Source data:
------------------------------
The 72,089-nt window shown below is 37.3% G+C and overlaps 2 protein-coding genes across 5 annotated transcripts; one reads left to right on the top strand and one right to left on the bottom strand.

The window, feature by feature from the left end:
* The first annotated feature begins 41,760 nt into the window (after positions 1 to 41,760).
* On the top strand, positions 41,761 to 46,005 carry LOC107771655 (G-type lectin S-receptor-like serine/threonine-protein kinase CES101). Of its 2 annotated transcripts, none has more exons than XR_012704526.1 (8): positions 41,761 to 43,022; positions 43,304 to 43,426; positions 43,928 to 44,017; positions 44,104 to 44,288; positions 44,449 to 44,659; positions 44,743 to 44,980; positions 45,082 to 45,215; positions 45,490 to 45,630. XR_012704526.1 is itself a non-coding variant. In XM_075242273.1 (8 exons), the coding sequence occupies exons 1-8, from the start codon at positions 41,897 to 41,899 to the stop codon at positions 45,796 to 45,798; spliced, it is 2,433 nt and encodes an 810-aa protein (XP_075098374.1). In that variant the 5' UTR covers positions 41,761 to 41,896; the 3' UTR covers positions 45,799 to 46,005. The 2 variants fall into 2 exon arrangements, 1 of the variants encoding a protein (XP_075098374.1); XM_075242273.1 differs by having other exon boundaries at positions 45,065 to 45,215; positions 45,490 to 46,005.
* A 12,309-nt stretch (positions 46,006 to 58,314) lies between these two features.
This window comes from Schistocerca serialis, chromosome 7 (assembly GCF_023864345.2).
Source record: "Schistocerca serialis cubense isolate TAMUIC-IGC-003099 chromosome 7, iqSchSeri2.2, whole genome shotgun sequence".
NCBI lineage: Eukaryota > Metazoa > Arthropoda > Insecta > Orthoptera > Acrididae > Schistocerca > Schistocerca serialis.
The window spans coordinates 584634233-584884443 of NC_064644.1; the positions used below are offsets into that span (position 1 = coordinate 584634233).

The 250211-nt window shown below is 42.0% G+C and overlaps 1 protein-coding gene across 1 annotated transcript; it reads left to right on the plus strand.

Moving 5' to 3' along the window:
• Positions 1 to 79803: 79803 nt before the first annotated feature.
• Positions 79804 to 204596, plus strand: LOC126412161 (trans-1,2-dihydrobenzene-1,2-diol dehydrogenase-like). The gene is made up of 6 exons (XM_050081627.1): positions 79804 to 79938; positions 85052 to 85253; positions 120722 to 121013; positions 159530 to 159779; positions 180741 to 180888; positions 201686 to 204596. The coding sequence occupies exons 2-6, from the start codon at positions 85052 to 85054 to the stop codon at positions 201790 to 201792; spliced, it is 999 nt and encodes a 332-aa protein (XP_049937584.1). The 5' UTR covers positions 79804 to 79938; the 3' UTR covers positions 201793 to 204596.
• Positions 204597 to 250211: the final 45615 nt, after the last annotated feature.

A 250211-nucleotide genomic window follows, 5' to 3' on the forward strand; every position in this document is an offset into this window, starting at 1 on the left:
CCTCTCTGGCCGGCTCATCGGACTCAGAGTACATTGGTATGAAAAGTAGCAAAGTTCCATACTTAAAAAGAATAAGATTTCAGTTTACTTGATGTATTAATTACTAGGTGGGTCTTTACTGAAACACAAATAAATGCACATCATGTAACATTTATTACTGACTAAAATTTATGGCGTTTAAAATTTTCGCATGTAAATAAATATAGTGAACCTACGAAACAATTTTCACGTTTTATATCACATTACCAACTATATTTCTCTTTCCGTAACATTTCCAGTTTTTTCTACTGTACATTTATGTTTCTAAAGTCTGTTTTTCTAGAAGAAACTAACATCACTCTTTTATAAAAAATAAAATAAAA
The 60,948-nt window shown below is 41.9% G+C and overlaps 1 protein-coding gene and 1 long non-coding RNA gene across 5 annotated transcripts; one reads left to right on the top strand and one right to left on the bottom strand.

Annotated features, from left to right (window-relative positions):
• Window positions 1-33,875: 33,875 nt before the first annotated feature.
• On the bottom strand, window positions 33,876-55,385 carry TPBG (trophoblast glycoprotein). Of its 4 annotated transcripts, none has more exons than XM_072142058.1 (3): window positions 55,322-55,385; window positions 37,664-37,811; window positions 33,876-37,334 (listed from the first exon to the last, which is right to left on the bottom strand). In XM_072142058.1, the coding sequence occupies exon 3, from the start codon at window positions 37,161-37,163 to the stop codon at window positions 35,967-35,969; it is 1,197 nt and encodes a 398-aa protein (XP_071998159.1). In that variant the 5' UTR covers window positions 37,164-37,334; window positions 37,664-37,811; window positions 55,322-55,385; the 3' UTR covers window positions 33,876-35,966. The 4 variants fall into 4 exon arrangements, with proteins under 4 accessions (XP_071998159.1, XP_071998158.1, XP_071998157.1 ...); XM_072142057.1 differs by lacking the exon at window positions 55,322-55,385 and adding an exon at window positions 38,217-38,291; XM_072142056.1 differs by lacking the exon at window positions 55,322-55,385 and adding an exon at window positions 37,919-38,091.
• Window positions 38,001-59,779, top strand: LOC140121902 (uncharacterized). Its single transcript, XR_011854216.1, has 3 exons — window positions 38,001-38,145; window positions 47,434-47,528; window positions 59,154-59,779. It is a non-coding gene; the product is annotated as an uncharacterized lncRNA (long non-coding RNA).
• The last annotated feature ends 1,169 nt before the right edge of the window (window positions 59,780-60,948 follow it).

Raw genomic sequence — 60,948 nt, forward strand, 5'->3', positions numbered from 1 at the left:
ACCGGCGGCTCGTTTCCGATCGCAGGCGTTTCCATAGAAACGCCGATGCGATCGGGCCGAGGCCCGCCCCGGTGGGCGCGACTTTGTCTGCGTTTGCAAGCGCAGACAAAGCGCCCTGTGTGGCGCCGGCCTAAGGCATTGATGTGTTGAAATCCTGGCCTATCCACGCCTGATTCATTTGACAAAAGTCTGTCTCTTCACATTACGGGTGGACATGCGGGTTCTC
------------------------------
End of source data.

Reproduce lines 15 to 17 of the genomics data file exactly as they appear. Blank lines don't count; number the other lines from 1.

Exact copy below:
A 250211-nucleotide genomic window follows, 5' to 3' on the forward strand; every position in this document is an offset into this window, starting at 1 on the left:
CCTCTCTGGCCGGCTCATCGGACTCAGAGTACATTGGTATGAAAAGTAGCAAAGTTCCATACTTAAAAAGAATAAGATTTCAGTTTACTTGATGTATTAATTACTAGGTGGGTCTTTACTGAAACACAAATAAATGCACATCATGTAACATTTATTACTGACTAAAATTTATGGCGTTTAAAATTTTCGCATGTAAATAAATATAGTGAACCTACGAAACAATTTTCACGTTTTATATCACATTACCAACTATATTTCTCTTTCCGTAACATTTCCAGTTTTTTCTACTGTACATTTATGTTTCTAAAGTCTGTTTTTCTAGAAGAAACTAACATCACTCTTTTATAAAAAATAAAATAAAA
The 60,948-nt window shown below is 41.9% G+C and overlaps 1 protein-coding gene and 1 long non-coding RNA gene across 5 annotated transcripts; one reads left to right on the top strand and one right to left on the bottom strand.